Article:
7 things I love doing and why

Reading good books

We all believe and act out things that we don’t consciously understand, and when somebody carefully articulates exactly what it is I’ve been trying to do it gives me shivers. Bonus points when it goes completely against convention. It’s easy to get stuck and frustrated in life feeling as if nobody around you shares the same vision for themselves, or can see the blatantly obvious problems with society, and reading good books will restore your faith in humanity, help you find your voice, and help you make the changes you want to make.

Creating things

Creativity isn’t something that I’ve entirely figured out just yet. I still get writers block, I still get stuck up in my head and worried about what people think, and I still spent days and weeks tearing my hair out over shit that doesn’t matter. But, when I fall into a creative flow state, there is literally nothing else in the world that matters. I literally don’t think there is (or if there is, I haven’t come across it) a better feeling than waking up to get to work on something, working all idea being so absorbed in your creation that you forget to eat, and then going to sleep even more excited than when you woke up because you got so much done, and there is so much more to do.


Tricking is my physical exercise — it’s a hybrid of martial arts, breakdancing, and acrobatics. When I first got into it it was definitely a largely egotistical thing — I loved the challenge of it, but at the same time I just got a kick out of impressing people. But now it’s just become another vehicle for creative expression. I love just blasting music and jumping around doing stupid shit and trying to move in difficult ways. Like playing a musical instrument, it’s one of those things that you can just noodle around with and improvise, and the more you fuck around with it the faster, more complicated and impressive your movements get.

Playing guitar

Guitar is very similar to tricking from a psychological perspective. I started to impress people, since then has become another means of exploration and creative expression. At the moment I like just sitting there and trying to connect different patterns of notes on the fretboard — there are loads of different shapes that fit together in different ways over different chords etc. and I have a blast trying to explore all the different variations and figure out where the right notes are on the fretboard that I’m hearing in my head.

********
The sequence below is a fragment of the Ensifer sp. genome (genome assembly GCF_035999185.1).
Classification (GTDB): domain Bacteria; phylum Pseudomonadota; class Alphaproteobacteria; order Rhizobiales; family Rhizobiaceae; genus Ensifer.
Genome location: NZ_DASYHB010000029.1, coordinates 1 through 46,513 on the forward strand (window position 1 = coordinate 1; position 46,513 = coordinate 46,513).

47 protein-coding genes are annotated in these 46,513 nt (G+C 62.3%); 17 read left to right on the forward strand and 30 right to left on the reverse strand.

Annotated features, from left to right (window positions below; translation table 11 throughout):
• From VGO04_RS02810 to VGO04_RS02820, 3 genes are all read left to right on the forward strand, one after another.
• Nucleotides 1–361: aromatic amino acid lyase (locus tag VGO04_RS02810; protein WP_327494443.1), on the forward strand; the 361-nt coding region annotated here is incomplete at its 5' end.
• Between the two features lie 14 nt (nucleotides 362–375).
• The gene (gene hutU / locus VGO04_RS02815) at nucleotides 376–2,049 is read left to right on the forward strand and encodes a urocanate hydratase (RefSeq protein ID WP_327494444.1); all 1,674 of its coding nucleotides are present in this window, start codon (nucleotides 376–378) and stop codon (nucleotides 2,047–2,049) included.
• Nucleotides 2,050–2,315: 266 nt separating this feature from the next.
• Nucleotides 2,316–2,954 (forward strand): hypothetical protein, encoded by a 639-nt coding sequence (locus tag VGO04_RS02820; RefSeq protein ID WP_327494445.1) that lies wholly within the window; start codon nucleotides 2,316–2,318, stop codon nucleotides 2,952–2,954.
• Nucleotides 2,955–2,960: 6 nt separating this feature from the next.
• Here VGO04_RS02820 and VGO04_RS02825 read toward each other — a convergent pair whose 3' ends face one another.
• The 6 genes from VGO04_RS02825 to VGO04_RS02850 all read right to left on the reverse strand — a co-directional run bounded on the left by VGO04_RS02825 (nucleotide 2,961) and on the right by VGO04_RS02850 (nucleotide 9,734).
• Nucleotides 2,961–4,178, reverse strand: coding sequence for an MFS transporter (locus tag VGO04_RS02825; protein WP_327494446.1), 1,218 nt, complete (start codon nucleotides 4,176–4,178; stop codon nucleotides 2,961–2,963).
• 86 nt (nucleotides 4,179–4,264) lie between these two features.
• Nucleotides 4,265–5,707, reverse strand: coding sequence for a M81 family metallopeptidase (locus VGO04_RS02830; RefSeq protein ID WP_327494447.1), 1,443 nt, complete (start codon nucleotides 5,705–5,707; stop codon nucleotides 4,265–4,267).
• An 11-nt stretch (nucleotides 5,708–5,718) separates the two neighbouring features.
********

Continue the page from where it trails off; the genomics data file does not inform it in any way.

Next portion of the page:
Pushing myself

All my life I’ve loved the idea of putting myself in difficult situations and trying to figure out what the hell to do about it. I wasn’t aware of what I was doing until I came across Joseph Campbell’s description of the Hero and the Hero’s Journey (that’s another one of those times when I’ve read something that articulated a subconscious behavior), but I think that having the courage to do what you know is best for you in the long run, even if it hurts in the short term, is one of the most important things in my life and something that I get a huge sadistic kick out of doing.

Helping people

Be skeptical when anybody tells you this because they’re probably lying. Most people give because they want to be seen as a good person, and that’s what I’ve done most of my life, and to be honest I probably still do to some extent. But recently after reading Marcus Aurelius’s book Meditations it really made me begin to realize the inherent fulfilment that comes with helping people. I still battle with my ego (the little voice in your head that is on the lookout for your self-interest and survival) but more and more I think I’m starting to see the real beauty behind living for other people. After all, what would you be without other people? The people that you surround yourself with, and the environment that you live in is responsible for an inconceivably large portion of who you are. The more you genuinely realize that I think the more you start to love people.


I love to write for a combination of all of those reasons above: I’m pushing myself, I’m reading and educating myself, I’m creatively expressing myself, and above all I’m attempting to articulate subconscious behavioural patterns I notice in myself and in others to make something click in their minds and to help them. I got into it about three years ago when I realised that I had a problem articulating myself and the way that I was feeling, and like all things worth doing, in the beginning it was super difficult to do. I struggled to close the gap between what was in my mind and what I could put on the page, and I still struggle now (who doesn’t, it’s the reason we write in the first place) but I’m getting better and my life is orders of magnitude better because of it. I don’t think there is anything more powerful (both for you and for the sake of others) than being able to carefully and accurately articulate your thoughts. As Jordan Peterson says: “If you’re a master of formulating your arguments, you win everything.”

Your quality of life is 100% dependent on your perspective.

Nothing can phase you with the right perspective. Life is beautiful. And not in a trivial way. It’s absolutely fucking mind-blowing how beautiful it can be.  

The problem with maintaining perspective is that it can feel like trying to dig a hole in water – with every heave of the shovel the water just floods back in.

And for that reason it’s easy to just drift through life unconscious, blown around like a leaf in the wind, and suffering because of it.

But it doesn’t have to be like that. The more you realign with it the longer it sticks, and eventually you can entrench it permanently.

So I’m going to keep writing about it and sharing my insights, and if you want to come on this journey with me drop your email below and check out the social media icons.

Stick with me, and I’ll do my best to keep us both on track.

Much love ❤ 

LifeJackson Nexhip